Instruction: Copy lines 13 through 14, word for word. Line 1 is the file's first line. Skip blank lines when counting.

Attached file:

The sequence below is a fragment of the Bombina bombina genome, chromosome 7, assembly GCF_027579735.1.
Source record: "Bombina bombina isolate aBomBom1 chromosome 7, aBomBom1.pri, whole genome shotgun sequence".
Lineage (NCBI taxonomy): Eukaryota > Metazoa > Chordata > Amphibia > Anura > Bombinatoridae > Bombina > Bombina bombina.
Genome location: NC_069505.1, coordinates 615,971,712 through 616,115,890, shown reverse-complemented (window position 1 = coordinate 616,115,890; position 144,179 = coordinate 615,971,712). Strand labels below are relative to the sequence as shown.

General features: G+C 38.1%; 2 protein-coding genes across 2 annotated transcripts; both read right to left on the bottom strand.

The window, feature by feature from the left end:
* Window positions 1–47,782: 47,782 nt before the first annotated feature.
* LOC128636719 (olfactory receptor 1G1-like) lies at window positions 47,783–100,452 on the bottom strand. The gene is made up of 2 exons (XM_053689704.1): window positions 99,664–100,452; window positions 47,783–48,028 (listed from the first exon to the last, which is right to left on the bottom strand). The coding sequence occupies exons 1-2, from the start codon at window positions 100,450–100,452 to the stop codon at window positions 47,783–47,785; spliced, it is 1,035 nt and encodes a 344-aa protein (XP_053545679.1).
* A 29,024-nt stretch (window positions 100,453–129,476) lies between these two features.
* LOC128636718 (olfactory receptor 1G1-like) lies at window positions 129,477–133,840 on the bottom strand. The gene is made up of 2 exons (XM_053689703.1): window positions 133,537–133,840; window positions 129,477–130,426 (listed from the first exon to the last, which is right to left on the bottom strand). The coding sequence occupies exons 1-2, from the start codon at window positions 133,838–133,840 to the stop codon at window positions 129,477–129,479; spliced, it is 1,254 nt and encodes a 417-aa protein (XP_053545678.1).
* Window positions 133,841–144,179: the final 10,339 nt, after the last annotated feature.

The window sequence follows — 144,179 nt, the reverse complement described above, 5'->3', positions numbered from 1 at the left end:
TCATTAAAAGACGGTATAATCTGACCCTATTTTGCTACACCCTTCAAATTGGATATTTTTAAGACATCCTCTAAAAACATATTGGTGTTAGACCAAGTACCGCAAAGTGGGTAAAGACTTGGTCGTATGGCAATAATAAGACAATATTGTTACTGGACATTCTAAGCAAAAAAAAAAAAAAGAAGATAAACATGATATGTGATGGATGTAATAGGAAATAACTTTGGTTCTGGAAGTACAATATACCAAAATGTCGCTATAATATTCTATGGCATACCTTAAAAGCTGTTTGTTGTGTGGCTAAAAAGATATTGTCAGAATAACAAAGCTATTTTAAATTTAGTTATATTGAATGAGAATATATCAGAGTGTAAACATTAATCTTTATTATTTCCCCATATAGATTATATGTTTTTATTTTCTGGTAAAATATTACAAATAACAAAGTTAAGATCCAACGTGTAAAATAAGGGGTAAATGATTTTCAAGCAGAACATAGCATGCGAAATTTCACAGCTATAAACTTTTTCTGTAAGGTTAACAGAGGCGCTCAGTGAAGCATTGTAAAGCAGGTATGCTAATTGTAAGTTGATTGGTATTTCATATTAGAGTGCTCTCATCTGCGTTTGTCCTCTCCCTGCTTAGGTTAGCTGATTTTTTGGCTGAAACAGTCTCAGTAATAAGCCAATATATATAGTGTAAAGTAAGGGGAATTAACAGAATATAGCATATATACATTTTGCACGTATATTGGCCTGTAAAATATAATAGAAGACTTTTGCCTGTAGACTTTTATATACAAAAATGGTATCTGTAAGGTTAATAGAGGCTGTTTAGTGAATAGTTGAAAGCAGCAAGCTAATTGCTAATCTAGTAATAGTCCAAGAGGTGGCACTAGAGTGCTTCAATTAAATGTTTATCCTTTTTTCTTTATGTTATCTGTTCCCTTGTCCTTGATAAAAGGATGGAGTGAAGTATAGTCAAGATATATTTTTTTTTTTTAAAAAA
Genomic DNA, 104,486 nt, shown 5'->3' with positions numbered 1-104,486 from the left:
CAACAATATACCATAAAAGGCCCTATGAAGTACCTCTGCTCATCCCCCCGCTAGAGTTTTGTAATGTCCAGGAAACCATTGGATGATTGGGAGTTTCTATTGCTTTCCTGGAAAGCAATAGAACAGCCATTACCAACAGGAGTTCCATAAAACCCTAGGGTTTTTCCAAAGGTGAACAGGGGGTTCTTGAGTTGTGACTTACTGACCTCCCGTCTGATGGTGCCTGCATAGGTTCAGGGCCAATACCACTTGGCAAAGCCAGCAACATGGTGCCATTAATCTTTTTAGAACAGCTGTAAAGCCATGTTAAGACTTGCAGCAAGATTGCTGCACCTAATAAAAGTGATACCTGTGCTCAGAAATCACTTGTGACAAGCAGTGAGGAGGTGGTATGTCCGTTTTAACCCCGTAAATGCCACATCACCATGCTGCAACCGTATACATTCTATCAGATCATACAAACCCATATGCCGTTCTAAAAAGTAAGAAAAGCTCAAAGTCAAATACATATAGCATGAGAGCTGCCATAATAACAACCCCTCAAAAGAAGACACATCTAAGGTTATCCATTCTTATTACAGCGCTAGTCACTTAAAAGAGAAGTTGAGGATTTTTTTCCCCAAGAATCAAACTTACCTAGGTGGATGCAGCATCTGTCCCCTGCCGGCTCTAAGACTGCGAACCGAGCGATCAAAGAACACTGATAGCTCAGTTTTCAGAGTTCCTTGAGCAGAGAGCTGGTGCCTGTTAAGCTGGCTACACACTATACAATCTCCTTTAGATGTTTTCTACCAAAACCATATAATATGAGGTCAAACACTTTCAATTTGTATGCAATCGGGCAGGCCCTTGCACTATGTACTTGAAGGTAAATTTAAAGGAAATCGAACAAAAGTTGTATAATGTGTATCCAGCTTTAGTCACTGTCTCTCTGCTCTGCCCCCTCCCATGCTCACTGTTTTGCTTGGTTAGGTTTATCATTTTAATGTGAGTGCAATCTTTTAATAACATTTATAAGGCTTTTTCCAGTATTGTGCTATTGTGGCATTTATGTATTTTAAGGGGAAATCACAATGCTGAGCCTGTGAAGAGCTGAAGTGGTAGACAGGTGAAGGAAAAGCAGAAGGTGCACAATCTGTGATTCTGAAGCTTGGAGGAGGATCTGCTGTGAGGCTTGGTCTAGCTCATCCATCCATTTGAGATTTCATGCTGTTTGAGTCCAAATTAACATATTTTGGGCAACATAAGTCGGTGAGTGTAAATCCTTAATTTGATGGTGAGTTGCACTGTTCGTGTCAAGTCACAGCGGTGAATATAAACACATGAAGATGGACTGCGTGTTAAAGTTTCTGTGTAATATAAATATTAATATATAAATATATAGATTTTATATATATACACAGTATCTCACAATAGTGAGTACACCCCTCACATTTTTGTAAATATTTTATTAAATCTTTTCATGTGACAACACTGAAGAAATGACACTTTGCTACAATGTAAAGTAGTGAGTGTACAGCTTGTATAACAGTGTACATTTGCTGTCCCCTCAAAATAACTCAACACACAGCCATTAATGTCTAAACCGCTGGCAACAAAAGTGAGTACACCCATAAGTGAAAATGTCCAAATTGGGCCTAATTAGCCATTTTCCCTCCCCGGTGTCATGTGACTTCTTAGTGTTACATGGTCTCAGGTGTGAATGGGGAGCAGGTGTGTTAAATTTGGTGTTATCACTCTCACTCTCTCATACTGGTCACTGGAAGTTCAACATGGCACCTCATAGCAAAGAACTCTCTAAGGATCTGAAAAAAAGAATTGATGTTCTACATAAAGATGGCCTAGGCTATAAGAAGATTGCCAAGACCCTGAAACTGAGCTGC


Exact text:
TCATTAAAAGACGGTATAATCTGACCCTATTTTGCTACACCCTTCAAATTGGATATTTTTAAGACATCCTCTAAAAACATATTGGTGTTAGACCAAGTACCGCAAAGTGGGTAAAGACTTGGTCGTATGGCAATAATAAGACAATATTGTTACTGGACATTCTAAGCAAAAAAAAAAAAAAGAAGATAAACATGATATGTGATGGATGTAATAGGAAATAACTTTGGTTCTGGAAGTACAATATACCAAAATGTCGCTATAATATTCTATGGCATACCTTAAAAGCTGTTTGTTGTGTGGCTAAAAAGATATTGTCAGAATAACAAAGCTATTTTAAATTTAGTTATATTGAATGAGAATATATCAGAGTGTAAACATTAATCTTTATTATTTCCCCATATAGATTATATGTTTTTATTTTCTGGTAAAATATTACAAATAACAAAGTTAAGATCCAACGTGTAAAATAAGGGGTAAATGATTTTCAAGCAGAACATAGCATGCGAAATTTCACAGCTATAAACTTTTTCTGTAAGGTTAACAGAGGCGCTCAGTGAAGCATTGTAAAGCAGGTATGCTAATTGTAAGTTGATTGGTATTTCATATTAGAGTGCTCTCATCTGCGTTTGTCCTCTCCCTGCTTAGGTTAGCTGATTTTTTGGCTGAAACAGTCTCAGTAATAAGCCAATATATATAGTGTAAAGTAAGGGGAATTAACAGAATATAGCATATATACATTTTGCACGTATATTGGCCTGTAAAATATAATAGAAGACTTTTGCCTGTAGACTTTTATATACAAAAATGGTATCTGTAAGGTTAATAGAGGCTGTTTAGTGAATAGTTGAAAGCAGCAAGCTAATTGCTAATCTAGTAATAGTCCAAGAGGTGGCACTAGAGTGCTTCAATTAAATGTTTATCCTTTTTTCTTTATGTTATCTGTTCCCTTGTCCTTGATAAAAGGATGGAGTGAAGTATAGTCAAGATATATTTTTTTTTTTTAAAAAA
Genomic DNA, 104,486 nt, shown 5'->3' with positions numbered 1-104,486 from the left: